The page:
911 Board Member Wants Record of County Communications Grants
Published on June 11 2013 8:46 pm
Last Updated on July 14 2013 4:07 pm
Written by Greg Sapp
Saying he wants to avoid future interoperability issues, a member of the Effingham County 911 Board Tuesday asked for all records related to efforts by the county sheriff's department to obtain grant funds for its communication system.
Member Ted Heath asked for records back to 2005. Heath specifically requested:
--copies of all grant applications filed by the Effingham County Sheriff's Office to state or federal agencies that are related in some way to communications issues
--copies of all documents from federal or state agencies related to the approval of grants for communication-related issues
--copies of any documents the sheriff's office sent back to the federal or state agencies related to communication grants in which the office documented how the funds were used
--copies of the Effingham County Sheriff's Office RFP documents sent to vendors since 2005 specifying requirements for the sheriff's department's high band radio system
--a list of vendors that the office sent high band specification requirements to, in which the office invited them to submit bids to deliver the system
--a copy of all bids received from vendors in response to the RFP for the sheriff's department high band system
--a copy of all the invoices paid to vendors since 2005 related to the sheriff's department high band system or other communication systems.
Heath said interoperability has been a problem since the city police department began utilizing a Star Com system and the county starting developing a high band communication system. A bridge had been in place recently to improve communication between city and county officers when out of their vehicles and using portable radios, but the "bridge" was not an option after the radio being used to bridge the two systems was removed.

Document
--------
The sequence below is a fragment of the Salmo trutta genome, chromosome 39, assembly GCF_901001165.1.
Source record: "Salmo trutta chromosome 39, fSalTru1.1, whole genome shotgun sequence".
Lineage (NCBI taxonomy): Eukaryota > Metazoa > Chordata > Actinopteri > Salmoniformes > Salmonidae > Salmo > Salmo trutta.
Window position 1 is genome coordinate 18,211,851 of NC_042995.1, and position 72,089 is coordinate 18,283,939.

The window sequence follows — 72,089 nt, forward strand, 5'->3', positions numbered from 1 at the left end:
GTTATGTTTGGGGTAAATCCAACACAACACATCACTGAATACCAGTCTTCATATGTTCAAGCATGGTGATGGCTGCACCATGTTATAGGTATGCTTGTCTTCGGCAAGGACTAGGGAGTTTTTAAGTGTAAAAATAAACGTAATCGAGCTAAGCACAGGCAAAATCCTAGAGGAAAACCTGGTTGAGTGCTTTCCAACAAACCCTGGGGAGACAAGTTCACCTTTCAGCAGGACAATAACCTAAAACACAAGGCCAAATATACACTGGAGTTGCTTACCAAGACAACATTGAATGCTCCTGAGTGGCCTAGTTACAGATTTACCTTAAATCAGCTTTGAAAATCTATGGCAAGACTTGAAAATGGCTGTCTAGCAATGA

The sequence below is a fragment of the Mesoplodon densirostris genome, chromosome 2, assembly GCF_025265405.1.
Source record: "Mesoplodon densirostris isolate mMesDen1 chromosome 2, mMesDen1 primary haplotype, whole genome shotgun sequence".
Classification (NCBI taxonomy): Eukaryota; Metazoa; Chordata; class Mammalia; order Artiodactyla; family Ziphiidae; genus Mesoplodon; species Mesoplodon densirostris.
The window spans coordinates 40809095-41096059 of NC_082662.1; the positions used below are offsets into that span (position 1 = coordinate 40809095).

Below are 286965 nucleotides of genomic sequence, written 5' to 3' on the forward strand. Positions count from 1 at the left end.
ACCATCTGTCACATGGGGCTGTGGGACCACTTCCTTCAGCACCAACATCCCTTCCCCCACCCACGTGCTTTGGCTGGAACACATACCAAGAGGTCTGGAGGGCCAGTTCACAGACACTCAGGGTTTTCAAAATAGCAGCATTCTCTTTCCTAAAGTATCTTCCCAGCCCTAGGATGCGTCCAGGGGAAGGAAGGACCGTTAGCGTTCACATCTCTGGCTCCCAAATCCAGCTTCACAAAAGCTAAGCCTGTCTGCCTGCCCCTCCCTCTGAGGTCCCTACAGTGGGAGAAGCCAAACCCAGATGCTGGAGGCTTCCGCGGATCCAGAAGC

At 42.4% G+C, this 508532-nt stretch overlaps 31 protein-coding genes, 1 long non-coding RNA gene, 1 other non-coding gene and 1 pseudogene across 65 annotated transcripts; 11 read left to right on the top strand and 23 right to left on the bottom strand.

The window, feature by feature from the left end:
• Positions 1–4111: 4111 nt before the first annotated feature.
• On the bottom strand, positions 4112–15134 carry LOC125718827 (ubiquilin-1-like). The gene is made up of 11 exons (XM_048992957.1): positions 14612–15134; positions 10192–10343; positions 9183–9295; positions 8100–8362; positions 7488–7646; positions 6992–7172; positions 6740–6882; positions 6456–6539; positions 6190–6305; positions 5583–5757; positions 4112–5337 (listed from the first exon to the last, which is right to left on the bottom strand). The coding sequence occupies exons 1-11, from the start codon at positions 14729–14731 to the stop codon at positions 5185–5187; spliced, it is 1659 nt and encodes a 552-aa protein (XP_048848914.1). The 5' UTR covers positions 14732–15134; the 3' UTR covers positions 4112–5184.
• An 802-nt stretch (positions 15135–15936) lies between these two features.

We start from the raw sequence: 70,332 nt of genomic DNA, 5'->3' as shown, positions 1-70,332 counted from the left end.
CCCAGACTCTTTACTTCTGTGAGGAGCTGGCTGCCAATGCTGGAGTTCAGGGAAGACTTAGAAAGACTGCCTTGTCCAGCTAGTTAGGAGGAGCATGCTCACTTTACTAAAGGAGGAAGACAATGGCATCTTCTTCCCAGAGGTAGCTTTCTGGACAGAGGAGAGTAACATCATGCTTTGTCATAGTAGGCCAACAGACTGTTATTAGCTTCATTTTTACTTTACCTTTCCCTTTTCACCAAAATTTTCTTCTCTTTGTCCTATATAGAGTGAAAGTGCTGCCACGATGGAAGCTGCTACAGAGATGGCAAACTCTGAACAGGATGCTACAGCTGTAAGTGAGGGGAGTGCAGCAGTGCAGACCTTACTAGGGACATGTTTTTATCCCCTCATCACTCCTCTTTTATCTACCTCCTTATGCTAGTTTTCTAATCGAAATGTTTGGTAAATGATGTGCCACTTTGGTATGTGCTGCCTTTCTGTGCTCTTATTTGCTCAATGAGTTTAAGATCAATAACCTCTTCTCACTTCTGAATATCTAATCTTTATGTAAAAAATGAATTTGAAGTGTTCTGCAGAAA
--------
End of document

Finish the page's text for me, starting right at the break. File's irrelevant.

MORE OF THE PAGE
Heath said having the records requested would help 911 "have a good understanding of how these events developed and in order to learn from history and hopefully avoid future interoperability issues."
Later Tuesday, Effingham County Sheriff John Monnet said dollars and cents is the reason that the City and County have different communication systems.
Monnet said when the push was on to switch to Star Com, the County requested $500,000 in federal grant funds. They instead received $140,000. Another factor was that Motorola, the agency that oversees Star Com, charges $35/month per radio to send and receive calls off the Motorola tower. He said the combination of far less grant money than requested and the ongoing monthly charges per radio led to the search for a less costly system.
Monnet said the high band system was more affordable and radios utilizing high band did not come with the monthly fee associated with Star Com. He said the high band system also allows the County to stay in contact with the ambulance service and with county fire departments that are also not on Star Com.
Heath was also disappointed that Loy, a member of the 911 Board, was not present to consider the requests for information he sought.
The 911 Board said negotiations continue between Effingham County State's Attorney Bryan Kibler and Intertech Associates, the firm selected to do a study of the efficiency of the county 911 system. Language issues are apparently the holdup, and officials think the contract could be finalized within the week.
911 board members voted to approve pay increases for Tina Daniels and Joyce Worman, who work for Effingham County but also for 911. The 911 Board agreed several years ago to concur with increases for 911 employees who also work for the County. Daniels and Worman will receive a 2% pay increase for this year, retroctive to the start of the year, and a 2.5% pay hike for 2013-2014 for their work for 911.
Tuesday's meeting was the last for retiring Effingham County Emergency Management Agency Director Russ Thomas, who leaves the Board after 17 years.